“There is danger from all men. The only maxim of a free government ought to be to trust no man living with the ability to endanger the public liberty”. ---John Adams
I was nine years old.
Standing at the Austro-Hungarian border of the Iron Curtain, I noted the numerous graveyards dotting alongside the electric fence, all the way from horizon to horizon. Between each and every one of the dozens of graveyards were watchtowers with guards standing ready with their machine guns.
The dead lining those graves? Spies! Spies! Every one of them.
Just because we stood at the border for ten minutes, the machine guns pointed. At me.
At nine years old, I was the condemned spy of our party, ready to be laid in my grave!
My mother quickly whisked me away, saying that we weren’t going to be a border incident.
No, I was not scared. At my young and innocent age, I didn’t even know what had happened. I found out later. But it did open my eyes up many years later, especially with the onset of post-911 legislation. I was converted FAST from staying away from politics with two ten-foot poles, to being unstoppable.
Why am I telling you this story? Because there are so many parallels to post-911 USA. The manifestations may differ but the psychodynamics are exactly the same: It was spy paranoia which informed the shootings at the Iron Curtain border, just as it is terrorism fear which has us hyper vigilant now. And those very “protections” were then, and are in the USA today, the exact things which end up clamping down on the people. And their freedom.
Not that terrorism isn’t a real thing from which we legitimately need to be protected. And not that we also don’t know that Bush played hand-and-glove with those terrorists, and still does. But it’s beside the point:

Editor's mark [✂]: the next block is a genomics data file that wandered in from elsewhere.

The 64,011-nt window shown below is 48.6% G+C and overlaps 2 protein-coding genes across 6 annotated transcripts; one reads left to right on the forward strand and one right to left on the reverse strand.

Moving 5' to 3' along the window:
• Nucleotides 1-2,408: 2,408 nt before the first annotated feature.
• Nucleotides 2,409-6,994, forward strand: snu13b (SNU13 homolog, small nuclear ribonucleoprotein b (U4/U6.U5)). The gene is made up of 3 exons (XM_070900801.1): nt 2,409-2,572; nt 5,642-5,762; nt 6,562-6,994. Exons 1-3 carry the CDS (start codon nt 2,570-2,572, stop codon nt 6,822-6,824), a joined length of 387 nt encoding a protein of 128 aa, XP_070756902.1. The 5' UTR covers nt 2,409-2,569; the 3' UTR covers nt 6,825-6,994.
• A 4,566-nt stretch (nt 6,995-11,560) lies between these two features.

Based on fear we are going overboard with Iron Curtain-like legislation in post-911 USA. Warrantless Anything such as warrantless wiretapping (FISA broadening, Patriot Act), warrantless arrests without probable cause (Patriot Act) etc. by-passes the fundamental “check” of the Judiciary on government power, and is an invitation to abuse. And where abuses existed in foreign countries, we have an opportunity to learn from history. If we do not say the typically American “bah humbug, that would never happen here”.
While my sister sat in a café in Budapest and talked with friends, she mentioned one dangerous word: Government. “SSSSHHHH!!” Our friends immediately jumped all over her. These were ordinary citizens, no big fish in the pond. Such was the state of surveillance.
Anyone who thinks that America is not headed in that direction-----fast-----is wrong.
Concerning warrantless wiretapping, surveillance etc., Al Gore writes a stirring account in his book, “The Assault on Reason” :
“Why should we be concerned about such eavesdropping? Recall that for the last several years of his life Dr. Martin Luther King Jr. was illegally wiretapped…the FBI privately called King ‘the most dangerous and effective Negro leader in the country’ and ‘vowed to take him off his pedestal’. The government even attempted to destroy his marriage and allegedly tried to blackmail him into committing suicide. This campaign continued until Dr. King’s murder. In fact, it was the discovery….that helped persuade Congress to enact new statutory restrictions on wiretapping in the first place”.
So much for “paranoia,” as most Americans would say to any “Frightened liberal“ opposing such eavesdropping. The belief that wiretapping and surveillance make us safe may be based on faulty assumptions: